Monday, January 21, 2008

The Wire: A Novel for Television

Reviewers (not to mention P.R. flacks) keep calling HBO's cops-in-Baltimore series The Wire "A novel for television," so why not review it as a novel (even though the last episodes of the fifth and final season haven't aired yet). In its first season, The Wire seemed to be about drug dealers, and it was a gritty drama that was totally convincing in its invented dialect of "the corner" and its portrait of Baltimore at street level. There's the requisite white detective (to pull in the mass audience, I guess), whose foolish conscience kicks the whole thing off (by mentioning to a judge that the biggest drug dealers in town, the Barksdale crew, aren't even on the police department's radar). But very quickly, the series leans heavily on an ensemble cast that is mostly black, dealers, politicians, cops, detectives, and the kids on the corner (the "retailers" of the drug industry). It's an immersive environment, and you gradually learn the language and begin to sort out who's who and what's happening (since the writers and producers don't spoonfeed the audience, thereby heightening the impact of the whole). The ruthlessness of the drug trade continues in the second season, with the addition of a second plot concerning a container-load of dead women, shipped by traffickers into the port of Baltimore. The port plot, though, has more to do with the dying port itself, and the mostly Polish union members that are being brought down with it. As one of the actors from the series's drug plot said in an interview, everyone thought this story was about the drug trade, but the second season made it clear that David Simon, who created the series, had nothing less in mind than a portrait of an entire city. But before we begin to think that Simon and his series was abandoning the projects and Baltimore's mean streets, the drug trade is still a major plotline, and we return to it in a larger way in the third season, which ostensibly deals with city politics. The first three seasons form an almost classical tragedy, within the drug plot especially, as the principals of that story (Barksdale, his nephew, and his chief lieutenant and business manager, Stringer Bell--played by the brilliant Idris Elba as as an ambitious MBA-type moving himself and his business toward its logical place within the corporate economy) rise up to meet the threats to their dominion from a ragtag crew of detectives and the other dealers in town (who ultimately join together in a cartel someting like OPEC). The tensions between childhood friends Barksdale and Bell, as the gangsta and the businessman, plus the ominous intrusions of a freelancer-predator named Omar and the attempt by Barksdale's nephew to escape the family business, rise beyond the confines of crime-TV to nearly classical tragedy. And as the series contues beyond the crescendo of the first 3 seasons, some themes and plots carry forward, into the seasons ostensibly dealing with the schools and with the media, with new and old faces personfiying aspects of the essential story of the city.But any description of the series should also take into account that there is considerable humor, especially in the interplay among the detectives and the larger arc of the police struggle to keep up with the street trade (as well as some grand ironies of ethnic identity, bureaucratic competition for power, and frailties of character). The series could not have carried its audience so far without its grim sense of humor, only one of the virtues brought to the excellent stable of writers, including some proponents of noir like George Pelecanos and Richard Price. Calling The Wire a novel for television is not quite accurate: as is appropriate for any story taking place over a long period of reading or viewing, it has a baggy quality more like Dickens than a tightly plotted crime story, but then Simon's ambitions are also approach those of Dickens more than a garden variety crime story. But The Wire does share with some of the best crime fiction a success in portraying a particular place and people under stress (think of some of the best of current Scanidinavian or Australian or Irish crime fiction) and should for that reason alone share shelf space with the cream of contemporary noir (printed or filmed), and in its realization in vivid writing and production and striking, natural performances, the becomes something unique in the admittedly not too competitive field of succesful Noir TV. I should add that, unlike (for example) the excellent and venerable but quite different Law & Order series, The Wire presents a problem for the dedicated fan: There are some events within the plot that can be very painful to watch, especially if you become involved with the characters and even more if, re-watching episodes or the series, you know they're coming. This is not a series you can pull off the shelf and casually dip into, because of that painful aspect as well as a continuity that presents problems to picking up the plot in the middle and especially for someone starting the story in the middle, having not seen the first season (several people I know have tried that, only to get lost in not only the complexities of the story and characters but even in the language spoken in various of the show's subcultures). Those drawbacks, though, only attest to the courage and the accomplishment of this exceptional "novel for television."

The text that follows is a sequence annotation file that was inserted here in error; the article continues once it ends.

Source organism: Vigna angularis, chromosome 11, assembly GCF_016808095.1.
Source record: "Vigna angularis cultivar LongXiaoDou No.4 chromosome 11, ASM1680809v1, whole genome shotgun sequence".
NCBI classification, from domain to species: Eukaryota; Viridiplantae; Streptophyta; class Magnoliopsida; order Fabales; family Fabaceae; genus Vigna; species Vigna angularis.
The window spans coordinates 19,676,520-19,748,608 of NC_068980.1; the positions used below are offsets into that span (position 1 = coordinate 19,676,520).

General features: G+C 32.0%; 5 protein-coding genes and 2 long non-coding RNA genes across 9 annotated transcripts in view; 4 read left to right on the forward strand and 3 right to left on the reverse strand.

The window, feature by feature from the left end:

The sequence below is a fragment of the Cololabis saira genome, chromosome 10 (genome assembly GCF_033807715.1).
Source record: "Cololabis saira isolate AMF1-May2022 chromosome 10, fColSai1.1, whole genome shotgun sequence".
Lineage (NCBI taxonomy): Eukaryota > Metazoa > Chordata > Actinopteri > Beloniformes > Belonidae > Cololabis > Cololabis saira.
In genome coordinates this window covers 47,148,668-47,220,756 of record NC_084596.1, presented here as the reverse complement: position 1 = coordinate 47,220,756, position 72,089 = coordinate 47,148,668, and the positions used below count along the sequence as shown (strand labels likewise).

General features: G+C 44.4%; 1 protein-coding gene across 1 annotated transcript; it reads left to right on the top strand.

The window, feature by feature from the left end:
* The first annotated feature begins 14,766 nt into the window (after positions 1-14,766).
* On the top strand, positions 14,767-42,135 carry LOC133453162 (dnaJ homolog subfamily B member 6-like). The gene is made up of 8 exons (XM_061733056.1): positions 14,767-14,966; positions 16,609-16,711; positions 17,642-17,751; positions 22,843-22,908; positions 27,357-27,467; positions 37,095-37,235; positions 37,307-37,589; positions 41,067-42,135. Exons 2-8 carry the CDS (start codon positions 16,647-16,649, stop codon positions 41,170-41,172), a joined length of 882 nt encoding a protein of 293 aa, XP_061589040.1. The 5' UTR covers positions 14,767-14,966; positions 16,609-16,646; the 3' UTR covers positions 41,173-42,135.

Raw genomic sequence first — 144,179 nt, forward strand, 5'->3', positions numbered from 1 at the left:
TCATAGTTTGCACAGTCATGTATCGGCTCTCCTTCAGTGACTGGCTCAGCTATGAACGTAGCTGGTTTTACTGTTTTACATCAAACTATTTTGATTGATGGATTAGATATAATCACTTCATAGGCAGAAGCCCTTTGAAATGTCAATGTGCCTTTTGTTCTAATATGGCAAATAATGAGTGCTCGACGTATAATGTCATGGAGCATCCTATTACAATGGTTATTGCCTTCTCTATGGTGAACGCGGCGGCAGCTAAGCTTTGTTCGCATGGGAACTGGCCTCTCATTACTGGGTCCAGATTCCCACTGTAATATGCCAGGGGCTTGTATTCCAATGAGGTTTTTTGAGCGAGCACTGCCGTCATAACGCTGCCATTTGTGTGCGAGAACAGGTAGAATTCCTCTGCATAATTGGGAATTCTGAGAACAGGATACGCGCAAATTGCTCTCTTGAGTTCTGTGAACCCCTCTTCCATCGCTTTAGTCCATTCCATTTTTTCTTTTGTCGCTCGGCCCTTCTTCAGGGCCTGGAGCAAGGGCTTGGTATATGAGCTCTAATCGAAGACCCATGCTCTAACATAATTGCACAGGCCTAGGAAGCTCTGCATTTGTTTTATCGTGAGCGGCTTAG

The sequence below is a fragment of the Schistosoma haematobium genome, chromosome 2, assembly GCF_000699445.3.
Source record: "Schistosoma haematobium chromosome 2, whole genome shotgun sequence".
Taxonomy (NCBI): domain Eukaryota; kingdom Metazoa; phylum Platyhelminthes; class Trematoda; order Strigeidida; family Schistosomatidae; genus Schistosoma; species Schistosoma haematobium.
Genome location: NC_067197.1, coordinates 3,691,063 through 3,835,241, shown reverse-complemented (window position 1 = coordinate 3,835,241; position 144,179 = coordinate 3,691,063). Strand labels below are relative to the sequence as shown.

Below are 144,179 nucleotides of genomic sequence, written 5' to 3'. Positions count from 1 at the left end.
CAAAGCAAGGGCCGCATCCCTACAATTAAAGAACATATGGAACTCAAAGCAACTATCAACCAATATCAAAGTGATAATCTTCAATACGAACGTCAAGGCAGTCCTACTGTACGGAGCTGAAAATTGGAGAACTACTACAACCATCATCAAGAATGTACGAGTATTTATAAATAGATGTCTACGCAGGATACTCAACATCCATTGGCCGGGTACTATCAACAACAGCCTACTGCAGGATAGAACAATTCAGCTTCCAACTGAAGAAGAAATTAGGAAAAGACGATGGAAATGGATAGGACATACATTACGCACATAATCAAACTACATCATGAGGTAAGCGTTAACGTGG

1 comment:

Anonymous said...

I don't think it's a crime fiction so much as just a story about the drug war. Unlike Law & Order, you don't root for the police, and often times in the series you know what's going on, and the drama is in watching all the people try to deal with this impossible problem of how to stop people from taking drugs.